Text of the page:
Category: Frankenstein and Film (4/9)

Dumbing it Down

In her essay, Zakharieva observes that in Whale’s adaptation of the book, the Creature is portrayed as a savage, crude being with no real sophistication. She notes that the relationship between Creator and Creature takes on a cultural tone of Coloniser and Slave. Frankenstein is almost able to tame the Creature with food and drink much like a beast. Was this portrayal intentional giving the huge discrepancy in the book? If so, then why did Whale feel it appropriate to portray the Creature in such a way?


Zakharieva in her essay mentions the female creature and the “decision” she has to make between Victor and the Creature. She states, “The bride is not a completely new being, she is a re-creation of the two women to whom Frankenstein is bound through his sense of guilt. The Female Creature is torn between her lover and his evil counterpart – the Monster” (Zakharieva). What is the significance of the bride’s indecision? What does her self destruction mean in terms of the battle between Victor and the Creature?

Zakharieva starts his essay with a really interesting point about how Branagh’s film advertises itself as a production of the original novel, as being a “resurrection of the authentic Frankenstein”(416) and how in trying to mimic “the original artistic codes of the Romantics”, it actually parallels Victor’s attempt to mimic the “codes and mechanisms of Nature” to make the Creature. I could definitely see this attempt to stick to the novel’s storyline and it mostly does, with a few deviances, until we get to the end where it COMPLETELY and with no warning, swerves off track with the making of the female monster. Zakharieva discusses this scene but he doesn’t comment on how out of the blue it is, considering how relatively closely the movie was following the actual narrative. Why does Zakharieva talk of the attempted authenticity of the film but ignore the fact that it later consciously gives up being authentic? Was this deviation for theatricality, or for showing how one cannot truly copy something and that the result will always be an imperfect abomination, or did Helena Bonham Carter just want to try out a new look?


Frankenstein 1994

Let’s talk a bit more about the creation’s birth scene. Bouriana Zakharieva, in “Frankenstein of the Nineties: The Composite Body,” writes that in Mary Shelley’s Frankenstein (1994), “[c]reator and creation embrace in an ambivalent scene of struggle and affection; their hug is an expression of a desire to separate from each other and at the same time to help each other stand erect” (422). The claim is that this moment symbolically represents “human evolution” (422) and their eventual “love-hate relationship” (423).

But for me, I think this was downright one of the most comedic scenes of the film. Victor fails at least six times to get his creation to stand in that slimy mess, and the camera makes no effort to disguise the pitifulness of it all. I didn’t see much animosity so much as a little creator so desperately wanting his creation to stand.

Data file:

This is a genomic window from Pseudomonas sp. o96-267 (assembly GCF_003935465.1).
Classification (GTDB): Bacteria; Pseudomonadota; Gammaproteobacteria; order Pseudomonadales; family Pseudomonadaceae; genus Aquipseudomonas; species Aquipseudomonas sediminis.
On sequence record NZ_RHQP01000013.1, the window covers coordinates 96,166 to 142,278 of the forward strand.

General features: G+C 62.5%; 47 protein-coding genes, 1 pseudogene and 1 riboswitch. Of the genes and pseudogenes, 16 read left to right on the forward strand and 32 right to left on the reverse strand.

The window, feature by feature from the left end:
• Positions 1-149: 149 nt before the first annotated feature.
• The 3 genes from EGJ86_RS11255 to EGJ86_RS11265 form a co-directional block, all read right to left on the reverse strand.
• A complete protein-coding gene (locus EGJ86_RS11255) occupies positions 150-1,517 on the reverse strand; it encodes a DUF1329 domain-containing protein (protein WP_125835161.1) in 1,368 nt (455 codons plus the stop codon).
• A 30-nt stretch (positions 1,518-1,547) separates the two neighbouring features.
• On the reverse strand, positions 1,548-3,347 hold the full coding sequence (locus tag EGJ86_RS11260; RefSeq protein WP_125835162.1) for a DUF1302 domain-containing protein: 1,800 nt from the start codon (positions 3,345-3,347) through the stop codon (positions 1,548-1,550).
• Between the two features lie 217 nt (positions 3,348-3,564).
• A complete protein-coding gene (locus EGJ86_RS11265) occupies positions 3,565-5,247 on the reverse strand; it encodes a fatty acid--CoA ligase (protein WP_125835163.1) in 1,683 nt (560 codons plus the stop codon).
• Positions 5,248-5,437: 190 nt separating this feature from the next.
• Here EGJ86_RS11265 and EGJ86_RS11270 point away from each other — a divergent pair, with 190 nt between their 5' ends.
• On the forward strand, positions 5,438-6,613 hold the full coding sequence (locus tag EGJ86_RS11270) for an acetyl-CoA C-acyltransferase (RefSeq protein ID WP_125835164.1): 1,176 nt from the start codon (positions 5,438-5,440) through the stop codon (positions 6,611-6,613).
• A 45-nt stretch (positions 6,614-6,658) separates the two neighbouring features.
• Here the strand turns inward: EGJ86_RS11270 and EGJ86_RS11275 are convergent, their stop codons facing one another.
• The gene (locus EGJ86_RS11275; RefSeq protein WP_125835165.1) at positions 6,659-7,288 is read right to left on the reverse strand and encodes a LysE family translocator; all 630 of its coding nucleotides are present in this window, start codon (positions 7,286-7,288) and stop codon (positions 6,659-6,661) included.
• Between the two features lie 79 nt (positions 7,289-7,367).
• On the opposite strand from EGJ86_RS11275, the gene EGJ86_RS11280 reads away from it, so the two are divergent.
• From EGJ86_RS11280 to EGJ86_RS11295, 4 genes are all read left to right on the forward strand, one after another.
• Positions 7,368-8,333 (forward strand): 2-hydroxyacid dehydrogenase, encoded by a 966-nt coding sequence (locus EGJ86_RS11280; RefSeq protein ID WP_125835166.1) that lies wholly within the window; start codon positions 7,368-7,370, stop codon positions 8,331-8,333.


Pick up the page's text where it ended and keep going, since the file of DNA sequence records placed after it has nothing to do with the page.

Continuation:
I have way too many questions, but oh well:

Why did Branagh introduce this “standing-up scene,” which Mary Shelley never put in her novel? Does its comedy (if you agree that it’s funny) serve some purpose? How does it, as Zakharieva claims, represent “human evolution”? Finally, why is it only after the creation’s actually chained up that Victor questions, “What have I done?”

The Ending

One major difference between the book and the movie that wasn’t discussed much in the essay was the ending. The book ends with the creature disappearing into “darkness and distance,” while the movie shows the creature lighting Victor’s funeral pile and burning along with him. Is this an attempt to redeem the creature? By burning alongside Victor, the creature could be trying to atone for his killings and trying to prevent any more from happening by destroying himself. In doing this, does the creature upset the dichotomy of “Nature/Woman/Good versus Science/Man/Evil”? What does the more concrete finality of the movie suggest?

What about the sex?

I thought it was unusual that in discussing the “hypercorporality” of Branagh’s film adaptation, Zakharieva did not discuss the film’s portrayal of sexuality, particularly in the relationship between Victor and Elizabeth. I thought it was significant that Branagh deviated from Shelley’s text in choosing to portray the physical aspects of their relationship (ie. to the point that the marriage was consummated before the monster kills Elizabeth). I wonder whether the attention to a very sexual corporality (Branagh even makes Elizabeth’s death more sexual by having the monster rip out her heart, leaving her covered in blood) is reflective of the moral looseness of the late 80’s and early 90’s. Or is Branagh really heightening the sexual crises of the novel (ie. the monster’s sexuality is ambiguous or nonexistent)?

No blog post will be due this Thursday (4/9).  Instead, students will post short questions on Bouriana Zakarieva’s essay, “Frankenstein in the Nineties: The Composite Body” (416-431). The question should focus on anything that you find perplexing, interesting, confusing, or unusual about this essay.  This small assignment will count only as part of your participation grade.  Students should read each other’s questions before class and come prepared with answers.

Students will be answering each others’ questions in class, so please bring your laptop to do some in-class blogging this Thursday.

Please categorize under “Frankenstein and Film” and, if possible, create some relevant tags.